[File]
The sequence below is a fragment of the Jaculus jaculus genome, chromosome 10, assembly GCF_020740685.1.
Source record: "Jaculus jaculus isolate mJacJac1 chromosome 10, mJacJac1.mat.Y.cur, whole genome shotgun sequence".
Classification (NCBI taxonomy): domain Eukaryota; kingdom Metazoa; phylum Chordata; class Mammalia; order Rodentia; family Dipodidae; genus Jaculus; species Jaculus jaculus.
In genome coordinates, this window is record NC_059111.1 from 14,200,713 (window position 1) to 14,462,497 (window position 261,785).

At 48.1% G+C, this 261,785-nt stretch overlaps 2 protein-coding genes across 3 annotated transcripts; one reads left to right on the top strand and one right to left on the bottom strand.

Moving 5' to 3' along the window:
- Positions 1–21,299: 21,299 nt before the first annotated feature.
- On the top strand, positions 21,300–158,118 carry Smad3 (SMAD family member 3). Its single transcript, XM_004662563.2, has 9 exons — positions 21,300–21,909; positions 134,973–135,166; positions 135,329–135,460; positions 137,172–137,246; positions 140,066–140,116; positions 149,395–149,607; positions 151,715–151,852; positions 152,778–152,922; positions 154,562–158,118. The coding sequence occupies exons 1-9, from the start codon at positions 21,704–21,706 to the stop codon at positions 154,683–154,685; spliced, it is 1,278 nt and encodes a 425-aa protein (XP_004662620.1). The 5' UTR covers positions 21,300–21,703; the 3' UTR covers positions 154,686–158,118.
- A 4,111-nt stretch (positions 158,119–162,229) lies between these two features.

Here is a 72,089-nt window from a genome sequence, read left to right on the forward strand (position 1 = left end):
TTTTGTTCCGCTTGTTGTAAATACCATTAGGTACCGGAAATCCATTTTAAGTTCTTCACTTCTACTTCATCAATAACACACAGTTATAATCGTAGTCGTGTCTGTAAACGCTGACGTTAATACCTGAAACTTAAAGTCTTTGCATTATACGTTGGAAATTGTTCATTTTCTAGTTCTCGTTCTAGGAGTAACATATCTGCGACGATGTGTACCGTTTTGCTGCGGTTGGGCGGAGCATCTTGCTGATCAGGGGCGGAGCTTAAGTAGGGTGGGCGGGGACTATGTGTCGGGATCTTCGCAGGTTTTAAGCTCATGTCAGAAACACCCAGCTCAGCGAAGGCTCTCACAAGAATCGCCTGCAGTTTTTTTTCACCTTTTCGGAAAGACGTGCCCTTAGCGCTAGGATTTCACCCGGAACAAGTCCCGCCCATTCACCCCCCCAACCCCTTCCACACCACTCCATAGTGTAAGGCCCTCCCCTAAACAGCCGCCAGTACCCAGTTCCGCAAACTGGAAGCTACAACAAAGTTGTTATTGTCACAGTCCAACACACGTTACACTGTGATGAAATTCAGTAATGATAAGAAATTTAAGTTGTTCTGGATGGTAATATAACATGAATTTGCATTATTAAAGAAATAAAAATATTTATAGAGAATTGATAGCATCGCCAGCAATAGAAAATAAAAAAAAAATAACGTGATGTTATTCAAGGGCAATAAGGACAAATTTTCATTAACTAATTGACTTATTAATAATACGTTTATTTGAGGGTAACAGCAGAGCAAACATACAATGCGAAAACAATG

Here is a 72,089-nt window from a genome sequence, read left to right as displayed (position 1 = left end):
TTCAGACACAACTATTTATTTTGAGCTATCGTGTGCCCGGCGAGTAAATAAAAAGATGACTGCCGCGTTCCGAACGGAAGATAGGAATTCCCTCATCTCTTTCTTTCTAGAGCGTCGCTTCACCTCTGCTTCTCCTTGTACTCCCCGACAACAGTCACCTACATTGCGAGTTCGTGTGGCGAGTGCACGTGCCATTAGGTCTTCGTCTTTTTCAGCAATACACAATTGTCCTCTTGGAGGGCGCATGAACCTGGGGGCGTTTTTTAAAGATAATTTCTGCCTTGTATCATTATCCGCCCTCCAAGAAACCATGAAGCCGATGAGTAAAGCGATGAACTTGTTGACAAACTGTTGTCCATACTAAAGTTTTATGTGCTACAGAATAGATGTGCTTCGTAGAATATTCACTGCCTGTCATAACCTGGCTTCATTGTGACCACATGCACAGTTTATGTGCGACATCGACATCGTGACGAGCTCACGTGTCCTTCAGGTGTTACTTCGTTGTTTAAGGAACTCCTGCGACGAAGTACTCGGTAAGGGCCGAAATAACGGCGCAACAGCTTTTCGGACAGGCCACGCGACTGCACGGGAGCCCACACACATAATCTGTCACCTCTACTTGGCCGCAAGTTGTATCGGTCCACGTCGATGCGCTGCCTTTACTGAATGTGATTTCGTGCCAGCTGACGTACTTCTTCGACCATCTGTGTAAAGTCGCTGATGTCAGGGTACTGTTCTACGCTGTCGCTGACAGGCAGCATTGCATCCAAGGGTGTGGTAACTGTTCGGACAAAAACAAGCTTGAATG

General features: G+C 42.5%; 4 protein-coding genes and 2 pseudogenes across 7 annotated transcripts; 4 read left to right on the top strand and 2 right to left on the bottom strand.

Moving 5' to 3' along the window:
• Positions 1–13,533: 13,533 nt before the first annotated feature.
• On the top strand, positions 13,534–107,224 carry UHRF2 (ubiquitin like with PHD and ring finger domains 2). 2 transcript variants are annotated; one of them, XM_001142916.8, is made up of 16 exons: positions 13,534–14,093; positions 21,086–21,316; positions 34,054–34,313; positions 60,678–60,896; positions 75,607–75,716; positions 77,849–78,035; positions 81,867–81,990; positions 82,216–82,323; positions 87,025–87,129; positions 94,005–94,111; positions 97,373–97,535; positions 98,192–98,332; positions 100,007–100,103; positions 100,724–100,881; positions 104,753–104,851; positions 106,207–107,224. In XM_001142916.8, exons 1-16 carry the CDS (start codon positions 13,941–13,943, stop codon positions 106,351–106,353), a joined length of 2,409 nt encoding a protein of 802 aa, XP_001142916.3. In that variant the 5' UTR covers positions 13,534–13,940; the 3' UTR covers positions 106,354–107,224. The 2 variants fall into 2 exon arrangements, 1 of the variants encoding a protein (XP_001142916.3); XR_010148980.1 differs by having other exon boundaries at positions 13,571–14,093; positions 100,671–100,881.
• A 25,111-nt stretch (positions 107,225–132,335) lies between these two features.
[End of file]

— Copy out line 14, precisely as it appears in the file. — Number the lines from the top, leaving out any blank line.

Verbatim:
General features: G+C 42.5%; 4 protein-coding genes and 2 pseudogenes across 7 annotated transcripts; 4 read left to right on the top strand and 2 right to left on the bottom strand.